The article presents twenty pieces of Turkish long-bladed weapons found during archaeological excavations in the Central Asia. Notwithstanding the small number of the discovered items, it is possible to state the long-bladed weapons to have been spread widely amongst the Turkish tribes as they were often depicted on the steles. On the basis of the analysis of the preserved samples, the author traces the main tendencies of these weapons development among the Turkish cavalry. During the formation of the Turkish ethnicity, that is 460-552 A.D., the cavalrymen were armed with straight single-edged swords with hook-like pommel and sometimes rectangular cross-guard. In the times of the first Turkish Kaganates (552-657 A.D.) there were used both single-edged and double-edged straight swords with straight handles without any cross-guard or with the one of the complex geometry. During the reign of the second Eastern-Turkish Kaganate (682-744 A.D.) and the Turgesh Kaganate (699-756 A.D.) saber with one and a half-edged blade and straight handle without cross-guard was developed. After the Uyghur kaganate was established in the Central Asian steppes (745-840 A.D.) Turkish set of bladed weapons included one-and-a half-edged straight swords and sabers with rectangular cross-guard. In the period of the grate power of Kyrgyz Kaganate (840–950 A.D.) the saber acquired the handle bent, lugged ring at the end of the blade, and the complete cross-guard. During the last period of the Turkish culture (950 – 1100 A.D.) there was no change in the construction of the long-bladed weapons. Generally speaking, the changing in the development of the Turkish straight swords and sabers presumes the lengthening of the blade (from 60 to 80 cm), the acquisition of the handle bent, and the cross-guards that were also getting longer (from 6-7 cm to 10-11 cm). The Turkish swords were worn and kept in the wooden scabbards covered with leather or birch bark. The scabbards were sometimes additionally fixed with iron or, rarely, bronze rings numbering from one to four. The lower part of the scabbard could have been also provided with metal fittings. The scabbard was hanged at the waist usually with two belts attached with rings and loops but most often with two staples put at the back edge of the scabbard in its center and close to the mouth.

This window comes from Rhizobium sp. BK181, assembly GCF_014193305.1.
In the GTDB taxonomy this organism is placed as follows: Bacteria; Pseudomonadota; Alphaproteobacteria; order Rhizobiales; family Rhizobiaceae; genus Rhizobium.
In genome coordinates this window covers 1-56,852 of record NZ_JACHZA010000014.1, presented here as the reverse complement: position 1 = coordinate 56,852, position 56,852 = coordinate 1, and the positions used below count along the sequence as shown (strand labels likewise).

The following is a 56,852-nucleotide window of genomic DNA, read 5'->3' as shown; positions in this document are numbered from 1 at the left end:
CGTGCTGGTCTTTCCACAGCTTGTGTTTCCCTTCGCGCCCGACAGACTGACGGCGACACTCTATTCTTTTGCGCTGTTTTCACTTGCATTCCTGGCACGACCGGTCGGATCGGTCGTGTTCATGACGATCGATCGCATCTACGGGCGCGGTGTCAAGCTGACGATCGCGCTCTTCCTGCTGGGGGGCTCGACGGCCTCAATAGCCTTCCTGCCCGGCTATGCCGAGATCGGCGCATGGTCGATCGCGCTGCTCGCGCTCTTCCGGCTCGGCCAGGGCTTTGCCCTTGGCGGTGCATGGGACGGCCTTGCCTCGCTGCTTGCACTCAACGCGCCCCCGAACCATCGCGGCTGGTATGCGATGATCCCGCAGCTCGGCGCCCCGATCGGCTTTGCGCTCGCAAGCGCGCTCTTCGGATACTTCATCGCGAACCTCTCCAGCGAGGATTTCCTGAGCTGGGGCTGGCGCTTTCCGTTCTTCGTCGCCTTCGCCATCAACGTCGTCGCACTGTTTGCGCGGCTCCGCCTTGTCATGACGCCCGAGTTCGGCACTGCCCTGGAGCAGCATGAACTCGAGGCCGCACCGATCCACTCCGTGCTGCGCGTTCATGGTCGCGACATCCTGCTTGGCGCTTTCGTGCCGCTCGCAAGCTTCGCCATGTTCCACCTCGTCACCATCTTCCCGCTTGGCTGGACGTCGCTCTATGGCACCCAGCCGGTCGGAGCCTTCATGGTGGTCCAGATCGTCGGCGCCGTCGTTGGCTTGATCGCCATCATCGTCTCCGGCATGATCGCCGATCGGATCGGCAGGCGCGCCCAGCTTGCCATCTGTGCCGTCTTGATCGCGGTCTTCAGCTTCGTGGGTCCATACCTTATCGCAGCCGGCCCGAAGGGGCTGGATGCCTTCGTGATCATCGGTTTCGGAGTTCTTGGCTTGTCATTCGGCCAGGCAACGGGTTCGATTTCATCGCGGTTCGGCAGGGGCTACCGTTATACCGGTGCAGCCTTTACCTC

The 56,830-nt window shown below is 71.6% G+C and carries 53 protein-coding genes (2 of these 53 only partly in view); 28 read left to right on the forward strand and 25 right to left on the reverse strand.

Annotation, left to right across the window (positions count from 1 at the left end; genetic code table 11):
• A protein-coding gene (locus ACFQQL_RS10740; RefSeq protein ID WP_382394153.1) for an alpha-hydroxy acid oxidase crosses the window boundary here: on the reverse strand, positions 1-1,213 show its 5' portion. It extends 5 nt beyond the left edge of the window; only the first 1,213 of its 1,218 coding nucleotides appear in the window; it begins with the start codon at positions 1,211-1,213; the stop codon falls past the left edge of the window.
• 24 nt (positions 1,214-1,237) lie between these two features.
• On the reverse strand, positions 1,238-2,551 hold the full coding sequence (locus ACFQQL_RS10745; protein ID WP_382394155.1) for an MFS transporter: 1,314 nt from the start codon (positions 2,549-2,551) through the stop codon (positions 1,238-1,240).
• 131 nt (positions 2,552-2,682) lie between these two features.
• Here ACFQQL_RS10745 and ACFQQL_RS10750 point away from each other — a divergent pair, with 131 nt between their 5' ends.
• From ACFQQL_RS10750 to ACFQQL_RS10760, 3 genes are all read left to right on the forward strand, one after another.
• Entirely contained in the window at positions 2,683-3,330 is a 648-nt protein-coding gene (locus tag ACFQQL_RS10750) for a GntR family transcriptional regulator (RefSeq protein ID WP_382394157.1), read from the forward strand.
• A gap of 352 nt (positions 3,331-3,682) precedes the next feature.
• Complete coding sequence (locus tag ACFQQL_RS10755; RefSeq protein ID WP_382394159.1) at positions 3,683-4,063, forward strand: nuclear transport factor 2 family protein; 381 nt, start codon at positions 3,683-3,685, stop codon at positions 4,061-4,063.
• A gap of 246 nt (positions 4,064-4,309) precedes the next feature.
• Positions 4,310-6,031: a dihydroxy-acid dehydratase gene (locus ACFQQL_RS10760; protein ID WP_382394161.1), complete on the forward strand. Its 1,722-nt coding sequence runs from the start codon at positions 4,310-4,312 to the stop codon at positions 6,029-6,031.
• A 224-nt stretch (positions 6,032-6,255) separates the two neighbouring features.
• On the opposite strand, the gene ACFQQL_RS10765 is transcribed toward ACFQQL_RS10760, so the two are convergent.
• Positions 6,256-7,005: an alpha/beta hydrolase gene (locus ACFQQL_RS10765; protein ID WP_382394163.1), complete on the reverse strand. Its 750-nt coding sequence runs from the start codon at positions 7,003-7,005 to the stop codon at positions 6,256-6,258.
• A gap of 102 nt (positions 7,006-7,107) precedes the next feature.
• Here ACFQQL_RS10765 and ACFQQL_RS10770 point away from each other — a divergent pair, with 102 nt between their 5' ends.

Keywords: sabre, sword, Turks, blade, handle, edge, Kaganat, cavalry